Smiths Falls is a small town in Ontario that has been absolutely devastated by the realities of the modern economy over the last decade or so.
First, in 2004, a group home for the mentally disabled that employed 800 people announced its closing. Then in 2007 came what many thought might be the death blow for the economically depressed community: the Hershey’s chocolate plant, which had been a fixture of the local economy for decades, shipped out to Mexico. But that wasn’t all—one year later, Stanley Tools, a manufacturing company, also said it would shutter for good. At the time, the total job losses amounted to nearly 20 percent of the town’s entire population.
You’d think, then, that Smiths Falls would be eager to host a basic income pilot project being planned by the Ontario Liberals. The idea is, essentially, to replace the financial aspects of employment and disability insurance with a monthly, no-strings-attached lump sum that may be even greater than what recipients get currently. It’s intended to top up the incomes of people who earn below a certain threshold.
But on Monday night, the town’s city council shot down the idea of even expressing interest in participating in the basic income pilot.
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The vote was close—three to two against—and was undertaken with just five out of a total seven councillors present. Council’s say isn’t final, however, and some citizens of Smiths Falls have taken to petitioning city council to reconsider.
But why did Smiths Falls pass up on basic income in the first place? The answer is, sadly, plain old pull-up-your-bootstraps thinking.
“I don’t think basic income is right for any place, not just Smiths Falls,” said Councillor Dawn Quinn, who voted against expressing interest in participating in the basic income pilot, in an interview. “Until you educate people, throwing money at it is not going to fix the problem. People have to learn how to use their money.”
When I asked what she meant by this, Quinn explained that folks sit around in Tim Hortons all day instead of looking for jobs, and they should consider buying a tin of Tim Hortons coffee to make at home instead of buying a cup. And, she added, they could consider shoveling snow to earn some extra money.
Downtown Smiths Falls, circa 2012. Image: Flickr/Doug Kerr
Quinn said she is aware of the government-funded basic income study that took place in Dauphin, Manitoba in the 1970s. The results of that study showed improvements in areas like poverty reduction and education rates. But, she asked rhetorically, “So what’s happening there now? They have no poverty?”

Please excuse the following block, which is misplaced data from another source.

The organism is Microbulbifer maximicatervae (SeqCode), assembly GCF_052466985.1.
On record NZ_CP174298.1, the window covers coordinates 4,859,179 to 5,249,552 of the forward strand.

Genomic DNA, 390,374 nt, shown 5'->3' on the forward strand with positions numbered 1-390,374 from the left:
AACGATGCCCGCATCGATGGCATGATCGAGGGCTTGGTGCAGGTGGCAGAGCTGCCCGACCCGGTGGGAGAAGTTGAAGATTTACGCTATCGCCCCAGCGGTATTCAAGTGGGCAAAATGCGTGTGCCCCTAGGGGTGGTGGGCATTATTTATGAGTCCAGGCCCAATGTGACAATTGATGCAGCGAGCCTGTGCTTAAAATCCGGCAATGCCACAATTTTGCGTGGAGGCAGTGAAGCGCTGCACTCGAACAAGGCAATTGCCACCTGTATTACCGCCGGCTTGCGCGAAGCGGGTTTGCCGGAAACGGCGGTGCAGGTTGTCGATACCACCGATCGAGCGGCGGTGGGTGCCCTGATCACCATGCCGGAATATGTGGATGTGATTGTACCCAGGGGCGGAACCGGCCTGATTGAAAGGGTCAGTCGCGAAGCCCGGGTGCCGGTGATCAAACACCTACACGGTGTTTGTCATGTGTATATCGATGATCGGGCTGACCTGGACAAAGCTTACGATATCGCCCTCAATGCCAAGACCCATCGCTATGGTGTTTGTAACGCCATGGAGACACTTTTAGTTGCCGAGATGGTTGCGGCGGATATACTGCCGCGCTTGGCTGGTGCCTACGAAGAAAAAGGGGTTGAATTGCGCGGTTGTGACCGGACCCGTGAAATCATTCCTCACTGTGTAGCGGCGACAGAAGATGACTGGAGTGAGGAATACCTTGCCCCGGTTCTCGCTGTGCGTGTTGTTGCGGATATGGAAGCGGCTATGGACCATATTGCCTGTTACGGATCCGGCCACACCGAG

Of course, it’s been about 40 years since anybody in Manitoba had a basic income, but nonetheless Quinn said she believes that if a pilot were implemented in Smiths Falls and then taken away, “It sure won’t be any better.”
City Councillor Lorraine Allen, who was one of the two councillors to vote for Smiths Falls vying to be part of the basic income pilot, disagreed with Quinn.
Allen helps oversee the town’s food bank, and she said that she sees every day how people need healthy food to be productive (nutritious meals aren’t cheap), and that education isn’t enough to lift people out of poverty—you also need opportunity.
“They’re going to shop more, buy more groceries, perhaps be more involved in things that they couldn’t before”
“After the pilot goes away, you have to hope that the people who are using it have been able to find a new job, create opportunities, have new experiences with their families, and these are positives that are going to move them forward as they go on,” Allen said over the phone.
“There are a lot of big question marks, but for me, it’s going to give money to a lot of people who really need it, and change their lives,” she continued. “And not just their lives—they’re going to shop more, buy more groceries, perhaps be more involved in things that they couldn’t before. All of these things are wonderful for our little town.”
The path forward for Smiths Falls is unclear, but residents have handed a petition to council demanding that the issue be revisited, and Mayor Shawn Pankow has suggested that the issue will be revisited in 2017 in a public forum.
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